If you have an elective surgery planned, such as a hip or knee joint replacement, you are probably already familiar with the idea of rehabilitation.
You will spend the months after your surgery working on gaining strength and movement, working towards returning to work or activities you enjoy.
Rehab is an essential part of your recovery, but did you know that there is a lot you could be doing BEFORE your surgery that could help you maximise your outcomes? As physiotherapists, we call this time before surgery “pre-habilitation” or “pre-hab”.
During pre-hab, we focus on building or maintaining strength and mobility in preparation for your surgery, to optimise outcomes and ensure you get the most out of your recovery.
They will assess your current strength, range of movement and function in order to prescribe a suitable home exercise program in preparation for your surgery.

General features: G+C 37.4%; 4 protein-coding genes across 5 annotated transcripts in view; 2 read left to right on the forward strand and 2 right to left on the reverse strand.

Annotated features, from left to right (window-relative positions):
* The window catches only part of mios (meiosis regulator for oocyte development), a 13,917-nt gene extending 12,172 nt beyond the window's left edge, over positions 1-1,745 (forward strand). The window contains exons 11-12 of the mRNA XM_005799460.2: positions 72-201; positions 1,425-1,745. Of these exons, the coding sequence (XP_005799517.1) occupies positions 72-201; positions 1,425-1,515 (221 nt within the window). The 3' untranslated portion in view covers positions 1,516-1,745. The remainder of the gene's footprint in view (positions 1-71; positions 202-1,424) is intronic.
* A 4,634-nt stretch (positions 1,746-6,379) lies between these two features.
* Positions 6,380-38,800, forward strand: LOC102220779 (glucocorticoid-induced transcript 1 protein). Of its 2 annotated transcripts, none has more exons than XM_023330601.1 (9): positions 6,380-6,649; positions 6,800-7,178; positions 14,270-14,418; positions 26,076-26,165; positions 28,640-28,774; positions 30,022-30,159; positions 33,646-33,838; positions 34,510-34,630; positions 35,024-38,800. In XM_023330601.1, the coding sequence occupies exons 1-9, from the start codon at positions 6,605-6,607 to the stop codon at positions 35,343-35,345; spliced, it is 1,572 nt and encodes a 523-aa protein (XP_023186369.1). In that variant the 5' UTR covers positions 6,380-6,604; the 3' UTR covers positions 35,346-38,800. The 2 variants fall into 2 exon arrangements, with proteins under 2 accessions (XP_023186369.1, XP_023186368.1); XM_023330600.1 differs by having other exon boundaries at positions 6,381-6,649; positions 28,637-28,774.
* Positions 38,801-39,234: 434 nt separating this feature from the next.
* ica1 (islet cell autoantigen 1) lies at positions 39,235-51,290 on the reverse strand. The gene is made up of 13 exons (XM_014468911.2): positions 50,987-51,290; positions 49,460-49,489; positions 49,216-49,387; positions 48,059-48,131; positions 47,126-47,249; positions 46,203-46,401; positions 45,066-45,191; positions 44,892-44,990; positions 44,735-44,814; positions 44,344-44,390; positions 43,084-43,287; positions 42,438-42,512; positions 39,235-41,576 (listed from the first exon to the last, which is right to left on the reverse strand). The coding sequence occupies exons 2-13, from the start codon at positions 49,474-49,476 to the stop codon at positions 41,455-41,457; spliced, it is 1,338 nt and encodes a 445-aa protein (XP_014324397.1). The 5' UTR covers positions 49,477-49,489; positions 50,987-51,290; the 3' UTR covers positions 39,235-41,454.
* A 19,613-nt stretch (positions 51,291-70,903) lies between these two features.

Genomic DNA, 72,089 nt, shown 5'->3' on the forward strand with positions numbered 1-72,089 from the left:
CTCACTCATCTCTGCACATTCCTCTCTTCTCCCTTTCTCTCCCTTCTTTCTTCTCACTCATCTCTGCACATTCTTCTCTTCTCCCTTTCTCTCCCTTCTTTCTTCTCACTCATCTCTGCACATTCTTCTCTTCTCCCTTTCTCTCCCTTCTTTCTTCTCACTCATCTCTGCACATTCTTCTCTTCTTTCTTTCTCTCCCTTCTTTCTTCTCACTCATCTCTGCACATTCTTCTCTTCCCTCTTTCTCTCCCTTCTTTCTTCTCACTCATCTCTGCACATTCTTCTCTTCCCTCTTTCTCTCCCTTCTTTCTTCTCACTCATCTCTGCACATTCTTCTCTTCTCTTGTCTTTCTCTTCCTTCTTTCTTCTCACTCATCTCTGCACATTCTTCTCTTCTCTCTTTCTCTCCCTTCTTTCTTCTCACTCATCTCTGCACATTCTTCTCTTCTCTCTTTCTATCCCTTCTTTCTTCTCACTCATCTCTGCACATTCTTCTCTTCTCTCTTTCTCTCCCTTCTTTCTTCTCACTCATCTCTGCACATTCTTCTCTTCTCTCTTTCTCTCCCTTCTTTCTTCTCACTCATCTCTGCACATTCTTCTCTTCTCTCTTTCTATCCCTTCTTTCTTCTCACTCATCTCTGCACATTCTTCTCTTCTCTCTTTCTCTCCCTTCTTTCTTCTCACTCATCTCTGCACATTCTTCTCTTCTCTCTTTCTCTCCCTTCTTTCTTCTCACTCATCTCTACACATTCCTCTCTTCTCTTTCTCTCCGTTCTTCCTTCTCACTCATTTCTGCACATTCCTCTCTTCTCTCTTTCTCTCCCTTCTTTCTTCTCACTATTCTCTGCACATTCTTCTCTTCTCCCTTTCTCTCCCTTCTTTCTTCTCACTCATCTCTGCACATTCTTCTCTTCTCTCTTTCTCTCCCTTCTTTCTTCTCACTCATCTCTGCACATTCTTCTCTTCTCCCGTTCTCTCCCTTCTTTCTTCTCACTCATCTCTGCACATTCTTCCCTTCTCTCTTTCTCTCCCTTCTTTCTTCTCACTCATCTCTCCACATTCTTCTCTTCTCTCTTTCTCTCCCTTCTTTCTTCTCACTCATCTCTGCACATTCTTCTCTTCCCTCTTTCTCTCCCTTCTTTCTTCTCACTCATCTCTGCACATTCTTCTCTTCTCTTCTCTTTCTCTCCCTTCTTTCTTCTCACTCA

These may also be the exercises you will incorporate during your rehab at some stage, so it is important to familiarise yourself with them early so you know what to expect.
They will also provide you with knowledge of what your surgery, inpatient stay and outpatient rehabilitation experience will involve.
They are there to answer any questions or address any anxieties you may have.
You may need additional equipment in your home, such as an over-toilet or shower chair, or a walking aid once you leave hospital.
Arranging purchase or hire of these things before your surgery will ensure a smooth transition home on discharge.
If you will need to use crutches and have never done so in the past, pre-hab is the perfect opportunity to be taught and spend some time practicing.
Knowing what you will and will not be able to do in the weeks following your surgery is important in assisting you to plan ahead.
For example, if you know you will be on crutches for six weeks, you may need to arrange for someone to mow your lawn.
It might be handy to pre-cook some meals and have them in the freezer so you don’t have to stand and cook in the kitchen.
We want you to approach your surgery with confidence, feeling educated and prepared.
Surgery can be a very overwhelming and confronting experience for some people.
The better you can prepare yourself, the less overwhelming it will be.